Remember the time when jazz and dance were simpatico partners? Where swing and tap were intertwined with lively music and sweltering choreography in joints, halls, and clubs. Probably not, but pianist Geri Allen does, as she reflects on those past golden moments and dares to create new ones with Geri Allen & Timeline Live
Allen's Timeline consists of an extremely versatile group that includes veteran bassist Kenny Davis
(who has performed with Cassandra Wilson
, Don Byron
), the exciting young drummer Kassa Overall, and the icing on this unique quartet, tap dance phenomenon Maurice Chestnut, who brings magical footwork and musicianship in the vein of the late Gregory Hines and contemporaries Savion Glover.
Recorded in 2009 at the Oberlin Conservatory of Music in Ohio
and Reed College in Portland, Oregon, this is Allen's first "live" recording in her 25-year career, and is an equally stunning companion to her solo project Flying Toward the Sound
(Motema 2010). Whether playing alone or with an ensemble, both releases are distinct glimpses into the pianist's creative potential.
Audibly, the onset of "Philly Joe" demonstrates that this is a bird of a slightly different, commencing with a spirited drum/tap dance sparring duel. Chestnut's metal-plated shoes improvise lightning quick patterns that rival Overall's multicolored traps. From Allen and Davis' grooved vamp to the Harlemesque show-stopping trade between the dual percussionists, the track signals that the eventas approved by the audience's enthusiastic applausewas worth the price of admission.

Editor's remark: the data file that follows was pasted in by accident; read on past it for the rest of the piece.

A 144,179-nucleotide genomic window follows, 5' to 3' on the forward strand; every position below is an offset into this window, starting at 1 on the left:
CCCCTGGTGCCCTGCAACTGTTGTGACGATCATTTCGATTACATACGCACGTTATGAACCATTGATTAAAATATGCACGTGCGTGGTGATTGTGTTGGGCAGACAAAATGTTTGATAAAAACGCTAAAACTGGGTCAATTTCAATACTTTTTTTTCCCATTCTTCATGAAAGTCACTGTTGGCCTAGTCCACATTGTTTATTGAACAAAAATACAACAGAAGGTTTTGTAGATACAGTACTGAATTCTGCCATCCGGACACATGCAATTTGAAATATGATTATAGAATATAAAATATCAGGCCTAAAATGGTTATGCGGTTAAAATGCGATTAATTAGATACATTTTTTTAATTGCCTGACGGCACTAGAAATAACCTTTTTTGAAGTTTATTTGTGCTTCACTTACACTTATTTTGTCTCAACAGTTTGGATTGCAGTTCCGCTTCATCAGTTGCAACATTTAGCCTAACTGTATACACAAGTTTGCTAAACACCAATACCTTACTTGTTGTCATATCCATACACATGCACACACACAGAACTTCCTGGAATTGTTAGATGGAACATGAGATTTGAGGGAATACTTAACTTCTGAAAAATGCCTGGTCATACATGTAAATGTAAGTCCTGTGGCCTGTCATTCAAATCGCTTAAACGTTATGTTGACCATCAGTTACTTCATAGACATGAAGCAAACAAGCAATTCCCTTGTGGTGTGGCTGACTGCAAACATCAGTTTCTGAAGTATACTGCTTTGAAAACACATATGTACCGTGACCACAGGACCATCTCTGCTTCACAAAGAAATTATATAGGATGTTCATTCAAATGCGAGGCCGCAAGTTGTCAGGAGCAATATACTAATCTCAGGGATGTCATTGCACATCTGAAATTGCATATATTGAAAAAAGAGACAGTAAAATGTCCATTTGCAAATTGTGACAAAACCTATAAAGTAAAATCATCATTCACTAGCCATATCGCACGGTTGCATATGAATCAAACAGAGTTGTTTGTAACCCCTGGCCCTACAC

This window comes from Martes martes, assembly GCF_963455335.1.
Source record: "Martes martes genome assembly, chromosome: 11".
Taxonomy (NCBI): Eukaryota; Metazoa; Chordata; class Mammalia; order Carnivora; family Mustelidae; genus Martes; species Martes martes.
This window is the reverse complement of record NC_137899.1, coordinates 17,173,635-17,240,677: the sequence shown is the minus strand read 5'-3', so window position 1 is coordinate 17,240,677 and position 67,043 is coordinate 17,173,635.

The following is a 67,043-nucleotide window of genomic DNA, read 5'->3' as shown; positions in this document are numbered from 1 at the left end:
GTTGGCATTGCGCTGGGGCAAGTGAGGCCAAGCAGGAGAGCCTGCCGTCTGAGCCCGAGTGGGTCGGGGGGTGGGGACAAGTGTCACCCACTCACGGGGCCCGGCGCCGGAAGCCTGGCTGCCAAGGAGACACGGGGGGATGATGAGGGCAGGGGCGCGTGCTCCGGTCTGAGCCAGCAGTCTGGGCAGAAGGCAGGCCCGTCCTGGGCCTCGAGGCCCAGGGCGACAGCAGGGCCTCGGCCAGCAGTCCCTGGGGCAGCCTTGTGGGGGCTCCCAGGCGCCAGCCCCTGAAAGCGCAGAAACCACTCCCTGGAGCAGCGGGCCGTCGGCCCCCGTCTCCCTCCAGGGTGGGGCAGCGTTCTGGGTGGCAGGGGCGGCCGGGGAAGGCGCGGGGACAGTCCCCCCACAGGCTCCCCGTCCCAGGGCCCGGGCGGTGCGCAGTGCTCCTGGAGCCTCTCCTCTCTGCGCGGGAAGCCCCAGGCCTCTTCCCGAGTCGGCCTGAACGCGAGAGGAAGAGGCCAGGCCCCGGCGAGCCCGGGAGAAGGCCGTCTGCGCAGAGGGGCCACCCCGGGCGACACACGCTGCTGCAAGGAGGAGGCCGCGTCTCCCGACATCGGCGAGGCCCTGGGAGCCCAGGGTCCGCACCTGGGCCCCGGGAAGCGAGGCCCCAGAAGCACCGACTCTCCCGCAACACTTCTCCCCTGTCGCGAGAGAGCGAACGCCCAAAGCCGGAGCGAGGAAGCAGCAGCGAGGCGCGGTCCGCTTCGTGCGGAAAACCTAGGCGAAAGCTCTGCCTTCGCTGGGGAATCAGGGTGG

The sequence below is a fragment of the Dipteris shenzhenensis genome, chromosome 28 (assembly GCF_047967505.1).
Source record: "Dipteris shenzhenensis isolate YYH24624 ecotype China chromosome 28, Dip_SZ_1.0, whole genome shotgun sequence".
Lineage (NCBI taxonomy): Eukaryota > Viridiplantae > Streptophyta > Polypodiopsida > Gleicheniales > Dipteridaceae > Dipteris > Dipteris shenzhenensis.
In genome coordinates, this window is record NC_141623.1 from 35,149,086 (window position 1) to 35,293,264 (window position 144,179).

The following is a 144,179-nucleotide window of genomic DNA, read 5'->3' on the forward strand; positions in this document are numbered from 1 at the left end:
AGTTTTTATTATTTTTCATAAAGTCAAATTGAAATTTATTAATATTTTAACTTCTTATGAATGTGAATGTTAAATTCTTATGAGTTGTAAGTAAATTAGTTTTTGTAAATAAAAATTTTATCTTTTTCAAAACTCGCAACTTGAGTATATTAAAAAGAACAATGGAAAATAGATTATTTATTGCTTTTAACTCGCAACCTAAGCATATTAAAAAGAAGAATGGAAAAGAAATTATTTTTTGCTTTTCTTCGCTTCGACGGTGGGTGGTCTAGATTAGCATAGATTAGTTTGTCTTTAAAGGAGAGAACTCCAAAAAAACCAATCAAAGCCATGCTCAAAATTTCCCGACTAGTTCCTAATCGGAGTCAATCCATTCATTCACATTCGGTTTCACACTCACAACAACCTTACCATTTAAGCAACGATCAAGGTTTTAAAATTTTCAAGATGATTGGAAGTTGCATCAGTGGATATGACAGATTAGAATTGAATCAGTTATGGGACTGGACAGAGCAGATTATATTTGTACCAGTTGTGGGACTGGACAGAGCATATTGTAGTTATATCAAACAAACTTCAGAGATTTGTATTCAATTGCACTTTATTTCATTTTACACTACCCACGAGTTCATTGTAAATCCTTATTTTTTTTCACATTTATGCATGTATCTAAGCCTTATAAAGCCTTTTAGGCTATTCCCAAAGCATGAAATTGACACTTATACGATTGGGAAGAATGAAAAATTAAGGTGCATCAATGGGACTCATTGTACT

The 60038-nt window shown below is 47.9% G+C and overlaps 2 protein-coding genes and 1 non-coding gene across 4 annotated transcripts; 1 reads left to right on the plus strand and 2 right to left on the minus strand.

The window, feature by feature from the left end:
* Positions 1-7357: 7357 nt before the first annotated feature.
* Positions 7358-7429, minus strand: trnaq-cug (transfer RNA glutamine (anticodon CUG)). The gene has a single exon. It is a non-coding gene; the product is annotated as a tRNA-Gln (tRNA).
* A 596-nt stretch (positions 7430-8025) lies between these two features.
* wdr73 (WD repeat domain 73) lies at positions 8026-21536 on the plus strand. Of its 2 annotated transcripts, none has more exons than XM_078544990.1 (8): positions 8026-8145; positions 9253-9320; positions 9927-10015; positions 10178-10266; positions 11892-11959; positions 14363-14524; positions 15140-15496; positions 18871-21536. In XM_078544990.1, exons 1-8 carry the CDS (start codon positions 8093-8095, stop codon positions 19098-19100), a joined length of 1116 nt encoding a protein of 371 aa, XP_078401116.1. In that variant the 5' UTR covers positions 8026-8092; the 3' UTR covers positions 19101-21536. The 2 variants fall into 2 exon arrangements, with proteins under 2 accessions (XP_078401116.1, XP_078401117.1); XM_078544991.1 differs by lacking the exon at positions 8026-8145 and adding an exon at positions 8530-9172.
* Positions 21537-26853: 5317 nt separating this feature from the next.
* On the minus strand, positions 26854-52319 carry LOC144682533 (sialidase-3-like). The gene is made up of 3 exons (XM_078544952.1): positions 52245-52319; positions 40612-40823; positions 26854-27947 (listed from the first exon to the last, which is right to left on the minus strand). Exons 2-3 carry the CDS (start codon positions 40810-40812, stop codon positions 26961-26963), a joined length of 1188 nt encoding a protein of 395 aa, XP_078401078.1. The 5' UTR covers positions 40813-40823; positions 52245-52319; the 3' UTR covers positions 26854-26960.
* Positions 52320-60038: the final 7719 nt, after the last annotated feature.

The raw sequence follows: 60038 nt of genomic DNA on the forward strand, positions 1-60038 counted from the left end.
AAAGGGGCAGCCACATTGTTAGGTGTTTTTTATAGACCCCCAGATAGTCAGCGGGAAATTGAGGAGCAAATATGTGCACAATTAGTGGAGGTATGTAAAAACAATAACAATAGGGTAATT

Allen's repertoire is as fierce as her playing. At one moment the quartet swaggers true with McCoy Tyner
's "Four By Five," while on another, her seventeen-minute "The Western Wall / Soul Eyes," the musicians move with impressionist colors in an eclectic and almost unrecognizable alteration of pianist Mal Waldron
's standard until its classic melody develops. Twist and turns are found, be they the cyclonic patter of shoes and keys on "LWB's House" or the blissful merge of George Gershwin
and Billie Holiday
in "Embraceable You / Loverman." The musicians' instruments, augmented by Chestnut's dancing, evoke images that are imaginative and compelling.
The set's timeline references the continuum of African-American music and culture in Charlie Parker
's "Ah Leu Cha" and the tributary "In Appreciation," dedicated to the memory of Civil Rights icon Rosa Parks. Both are kinetic. The former swings true to the memory of Bird, as Overall and Chestnut glow like twin supernovae. The latter is an up-tempo soul-blues track that clearly left the audience wanting more.
It is hopeful that Geri Allen and Timeline (and others) will continue to explore the many possibilities that these two kindred art forms can share. Seeing isn't necessary for believing, but the addition of two video performances included on the enhanced CD, warrants further appreciation.